Munich security summit focuses on Russia as global instability rises

This weekend's Munich Security Conference will address rising global instability with a focus on Russia's role in two major conflicts: Syria and Ukraine. But in the absence of Putin, little can be done to solve what organizers call a "crisis in Western-Russian relations".

These are "two of the defining conflicts of our time," says the Munich Security Report 2016, published by the summit's organizers.

"A year ago, we observed that international and regional orders were at significant risk of disintegrating. Since then, this risk has only further increased," Munich Security Conference chairman Wolfgang Ischinger says in the report's preface.

The report warns of a "crisis in Western-Russian relations," with numerous close encounters and military incidents between Russian and Western forces presenting an undeniable risk of escalation.

Russia does not expect any breakthrough in Munich, the speaker of Russia's upper house of parliament, Valentina Matviyenko, said this week in comments carried by state media.

Russia's relations with the West have deteriorated to a post-Cold War low since Russia annexed Ukraine's southern Crimea peninsula in early 2014 and then backed a pro-Russian separatist rebellion in Ukraine's east.

Russian President Vladimir Putin, who in 2007 used the Munich forum to deliver an inflammatory speech about NATO's eastward expansion, will not attend this year because it does not fit his schedule, according to his spokesman.

Two days before the conference was to begin, NATO's Secretary General Jens Stoltenberg said the Western military alliance will increase its presence in the Black Sea, which surrounds Russian-annexed Crimea.

"Russia's actions in Ukraine and Syria are pretty much going to be at the heart of Munich," said Mark Galeotti, a prolific author on Russian security issues. A distant second focus at the summit will be the terrorist group Islamic State, Galeotti told dpa.

In Syria's civil war, Russia's air force is supporting President Bashar al-Assad, a longtime ally, whereas Western and regional powers are backing rebels seeking to overthrow al-Assad, whom they accuse of crimes against humanity.

"Russia and the West have fundamentally different goals in the Syrian conflict, which makes compromises even more unlikely," said Maria Snegovaya, a columnist for Russian newspaper Vedomosti.

"Russia is currently somewhat succeeding in Syria in strengthening al-Assad's hold on power and hence will probably not be inclined to make concessions on Syria to the West," Snegovaya told dpa.

In Ukraine, this week marks the first anniversary of a fragile ceasefire deal agreed in Minsk between Putin and Ukraine's president.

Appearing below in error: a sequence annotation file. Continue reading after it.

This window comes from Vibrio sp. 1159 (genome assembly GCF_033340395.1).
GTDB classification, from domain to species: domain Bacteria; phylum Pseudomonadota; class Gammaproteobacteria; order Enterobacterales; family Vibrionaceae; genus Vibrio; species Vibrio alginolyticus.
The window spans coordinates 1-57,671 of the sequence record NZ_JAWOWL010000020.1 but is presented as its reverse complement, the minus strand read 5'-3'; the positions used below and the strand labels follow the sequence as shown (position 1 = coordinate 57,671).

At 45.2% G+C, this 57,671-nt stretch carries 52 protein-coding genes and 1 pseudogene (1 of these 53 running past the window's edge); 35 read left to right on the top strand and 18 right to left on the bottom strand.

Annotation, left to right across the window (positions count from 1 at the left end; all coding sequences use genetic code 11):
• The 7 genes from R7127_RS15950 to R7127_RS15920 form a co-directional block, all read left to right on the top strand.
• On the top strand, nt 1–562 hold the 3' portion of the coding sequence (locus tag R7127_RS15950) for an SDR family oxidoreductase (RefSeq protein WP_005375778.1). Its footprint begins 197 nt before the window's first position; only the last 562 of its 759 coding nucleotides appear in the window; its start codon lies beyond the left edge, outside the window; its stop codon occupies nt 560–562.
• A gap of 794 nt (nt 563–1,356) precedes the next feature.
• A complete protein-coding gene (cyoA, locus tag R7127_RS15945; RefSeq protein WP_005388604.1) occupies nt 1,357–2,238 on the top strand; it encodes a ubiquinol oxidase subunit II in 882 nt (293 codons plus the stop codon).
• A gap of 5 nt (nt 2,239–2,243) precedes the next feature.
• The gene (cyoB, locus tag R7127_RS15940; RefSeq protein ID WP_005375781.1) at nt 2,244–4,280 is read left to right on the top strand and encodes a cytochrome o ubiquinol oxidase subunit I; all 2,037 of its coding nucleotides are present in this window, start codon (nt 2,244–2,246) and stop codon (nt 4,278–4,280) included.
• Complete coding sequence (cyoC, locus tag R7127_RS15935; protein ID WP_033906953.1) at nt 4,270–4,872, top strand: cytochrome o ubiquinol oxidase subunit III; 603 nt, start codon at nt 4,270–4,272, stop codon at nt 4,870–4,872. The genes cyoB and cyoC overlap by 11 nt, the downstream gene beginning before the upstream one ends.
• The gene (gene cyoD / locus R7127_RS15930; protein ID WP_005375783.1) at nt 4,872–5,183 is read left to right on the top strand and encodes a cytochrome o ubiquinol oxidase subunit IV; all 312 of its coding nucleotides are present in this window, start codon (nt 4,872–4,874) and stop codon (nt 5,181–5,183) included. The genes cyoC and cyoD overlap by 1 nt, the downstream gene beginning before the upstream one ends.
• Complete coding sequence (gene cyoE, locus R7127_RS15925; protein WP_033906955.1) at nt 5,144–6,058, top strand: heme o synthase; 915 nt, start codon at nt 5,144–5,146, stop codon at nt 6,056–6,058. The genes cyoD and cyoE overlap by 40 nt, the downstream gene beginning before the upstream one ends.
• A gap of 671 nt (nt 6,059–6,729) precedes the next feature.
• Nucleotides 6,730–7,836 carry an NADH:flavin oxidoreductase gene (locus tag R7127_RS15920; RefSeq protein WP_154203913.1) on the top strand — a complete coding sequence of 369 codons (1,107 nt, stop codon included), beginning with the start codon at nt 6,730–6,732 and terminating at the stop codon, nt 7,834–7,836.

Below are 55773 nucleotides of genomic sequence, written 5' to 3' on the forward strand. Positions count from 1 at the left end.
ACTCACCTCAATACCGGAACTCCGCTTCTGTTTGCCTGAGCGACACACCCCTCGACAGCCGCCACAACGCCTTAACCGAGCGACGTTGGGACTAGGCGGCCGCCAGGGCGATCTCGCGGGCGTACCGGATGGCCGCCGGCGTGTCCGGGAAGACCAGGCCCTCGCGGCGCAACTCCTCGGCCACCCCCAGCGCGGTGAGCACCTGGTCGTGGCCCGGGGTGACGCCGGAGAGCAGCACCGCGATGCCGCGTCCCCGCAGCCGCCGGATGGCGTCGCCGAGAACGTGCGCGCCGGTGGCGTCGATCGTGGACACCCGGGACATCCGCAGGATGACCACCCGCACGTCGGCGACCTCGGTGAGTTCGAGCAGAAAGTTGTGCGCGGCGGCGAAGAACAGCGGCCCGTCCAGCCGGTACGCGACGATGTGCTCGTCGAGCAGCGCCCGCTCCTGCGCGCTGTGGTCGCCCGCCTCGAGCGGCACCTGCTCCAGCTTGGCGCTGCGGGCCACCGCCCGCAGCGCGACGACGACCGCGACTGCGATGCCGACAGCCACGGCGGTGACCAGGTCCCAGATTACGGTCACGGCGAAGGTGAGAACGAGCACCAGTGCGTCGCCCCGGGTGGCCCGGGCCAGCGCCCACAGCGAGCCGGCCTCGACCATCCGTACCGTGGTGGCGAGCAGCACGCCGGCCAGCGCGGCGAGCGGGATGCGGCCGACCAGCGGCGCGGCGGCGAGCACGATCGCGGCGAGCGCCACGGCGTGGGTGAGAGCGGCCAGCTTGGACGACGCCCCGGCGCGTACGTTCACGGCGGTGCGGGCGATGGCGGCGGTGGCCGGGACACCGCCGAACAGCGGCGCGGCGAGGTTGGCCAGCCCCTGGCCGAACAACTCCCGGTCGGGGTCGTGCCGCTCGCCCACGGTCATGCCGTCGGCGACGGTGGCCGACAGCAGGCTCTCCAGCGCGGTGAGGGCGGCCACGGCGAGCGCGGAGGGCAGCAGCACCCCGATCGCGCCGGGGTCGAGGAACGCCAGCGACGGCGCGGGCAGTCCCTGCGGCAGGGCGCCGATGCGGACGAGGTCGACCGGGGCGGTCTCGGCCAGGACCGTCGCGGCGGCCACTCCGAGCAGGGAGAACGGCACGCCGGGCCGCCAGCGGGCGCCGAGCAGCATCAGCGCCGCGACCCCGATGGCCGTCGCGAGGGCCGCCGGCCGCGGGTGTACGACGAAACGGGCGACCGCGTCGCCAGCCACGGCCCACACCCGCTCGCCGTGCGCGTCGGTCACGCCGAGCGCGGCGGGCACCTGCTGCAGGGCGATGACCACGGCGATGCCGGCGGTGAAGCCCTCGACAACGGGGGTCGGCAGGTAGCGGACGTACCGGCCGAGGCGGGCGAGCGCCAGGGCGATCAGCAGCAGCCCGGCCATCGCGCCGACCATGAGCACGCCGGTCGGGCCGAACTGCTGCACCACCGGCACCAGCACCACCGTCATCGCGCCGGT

Violations of the ceasefire are reported nearly daily, but the deal's implementation is imperative if Russia wants to remove crippling Western sanctions against its economy.

But nothing indicates that Putin is ready to give up eastern Ukraine, said Sergey Aleksashenko, a former deputy finance minister of Russia.

"Sanctions hurt the Russian economy, but Putin is ready to accept this price. Moreover, it helps him to consolidate his elite and gain popularity in the country," Aleksashenko told dpa.

While Russian and Western officials in Munich will seek to mitigate tensions, "without Putin in the room it's unlikely any major progress can be achieved," said Matthew Rojansky, head of the Russia-focused Kennan Institute in Washington.

Galeotti agreed: "Ultimately, whatever negotiations take place in Munich, Putin will have to make any decisions."

Russian Prime Minister Dmitry Medvedev will lead the country's delegation, which will include Foreign Minister Sergei Lavrov, according to state media.

Western officials will probably use the summit to present a consolidated stance against Russia's involvement in Syria and Ukraine, according to an opinion piece published by Russian state news agency TASS on Tuesday.

German Chancellor Angela Merkel said on Monday she was outraged that a Russian-backed offensive in Syria was driving refugees into Turkey.

Under Merkel's open-door refugee policy, hundreds of thousands of refugees from conflict zones such as Syria have fled to Germany over the past year.

That policy has been harshly criticized by some senior German officials such as Horst Seehofer, the premier of the German state of Bavaria, whose capital is Munich.

Last week, Seehofer visited Putin in Moscow and called for an easing of the Western sanctions against Russia.

"Russia is currently bolstering its information campaign with a goal to change European - and especially German - public opinion regarding the anti-Russian sanctions, with a goal to discredit Merkel in light of the refugee crisis," Snegovaya told dpa.

Merkel is not expected to attend the Munich summit. Foreign Minister Frank-Walter Steinmeier will lead talks with senior foreign officials.

Last update: Fri, 12/02/2016 - 11:44

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